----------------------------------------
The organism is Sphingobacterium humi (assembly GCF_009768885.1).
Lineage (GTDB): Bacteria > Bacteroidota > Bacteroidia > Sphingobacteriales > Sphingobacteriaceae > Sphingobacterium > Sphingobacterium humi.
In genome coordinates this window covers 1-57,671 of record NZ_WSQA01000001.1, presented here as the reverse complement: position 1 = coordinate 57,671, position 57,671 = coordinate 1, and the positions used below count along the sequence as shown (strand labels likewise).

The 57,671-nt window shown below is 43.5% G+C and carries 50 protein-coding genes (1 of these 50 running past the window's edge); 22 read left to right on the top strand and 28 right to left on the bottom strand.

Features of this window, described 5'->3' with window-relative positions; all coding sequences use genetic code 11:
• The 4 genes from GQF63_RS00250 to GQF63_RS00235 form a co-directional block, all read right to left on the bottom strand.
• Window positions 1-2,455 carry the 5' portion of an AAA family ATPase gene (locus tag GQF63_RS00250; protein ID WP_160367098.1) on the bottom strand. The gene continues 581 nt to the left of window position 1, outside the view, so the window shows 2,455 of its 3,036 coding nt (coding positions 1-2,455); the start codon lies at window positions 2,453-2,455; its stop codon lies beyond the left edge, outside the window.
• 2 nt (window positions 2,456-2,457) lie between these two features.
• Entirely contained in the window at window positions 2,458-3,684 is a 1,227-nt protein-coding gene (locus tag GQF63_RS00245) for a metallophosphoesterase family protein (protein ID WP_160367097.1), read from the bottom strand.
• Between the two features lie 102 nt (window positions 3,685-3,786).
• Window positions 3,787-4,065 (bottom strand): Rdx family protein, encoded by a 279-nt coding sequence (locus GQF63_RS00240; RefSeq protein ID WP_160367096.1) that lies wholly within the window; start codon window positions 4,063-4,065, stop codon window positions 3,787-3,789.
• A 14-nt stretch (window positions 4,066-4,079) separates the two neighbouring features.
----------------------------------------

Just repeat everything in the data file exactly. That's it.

The organism is Sphingobacterium humi (assembly GCF_009768885.1).
Lineage (GTDB): Bacteria > Bacteroidota > Bacteroidia > Sphingobacteriales > Sphingobacteriaceae > Sphingobacterium > Sphingobacterium humi.
In genome coordinates this window covers 1-57,671 of record NZ_WSQA01000001.1, presented here as the reverse complement: position 1 = coordinate 57,671, position 57,671 = coordinate 1, and the positions used below count along the sequence as shown (strand labels likewise).

The 57,671-nt window shown below is 43.5% G+C and carries 50 protein-coding genes (1 of these 50 running past the window's edge); 22 read left to right on the top strand and 28 right to left on the bottom strand.

Features of this window, described 5'->3' with window-relative positions; all coding sequences use genetic code 11:
• The 4 genes from GQF63_RS00250 to GQF63_RS00235 form a co-directional block, all read right to left on the bottom strand.
• Window positions 1-2,455 carry the 5' portion of an AAA family ATPase gene (locus tag GQF63_RS00250; protein ID WP_160367098.1) on the bottom strand. The gene continues 581 nt to the left of window position 1, outside the view, so the window shows 2,455 of its 3,036 coding nt (coding positions 1-2,455); the start codon lies at window positions 2,453-2,455; its stop codon lies beyond the left edge, outside the window.
• 2 nt (window positions 2,456-2,457) lie between these two features.
• Entirely contained in the window at window positions 2,458-3,684 is a 1,227-nt protein-coding gene (locus tag GQF63_RS00245) for a metallophosphoesterase family protein (protein ID WP_160367097.1), read from the bottom strand.
• Between the two features lie 102 nt (window positions 3,685-3,786).
• Window positions 3,787-4,065 (bottom strand): Rdx family protein, encoded by a 279-nt coding sequence (locus GQF63_RS00240; RefSeq protein ID WP_160367096.1) that lies wholly within the window; start codon window positions 4,063-4,065, stop codon window positions 3,787-3,789.
• A 14-nt stretch (window positions 4,066-4,079) separates the two neighbouring features.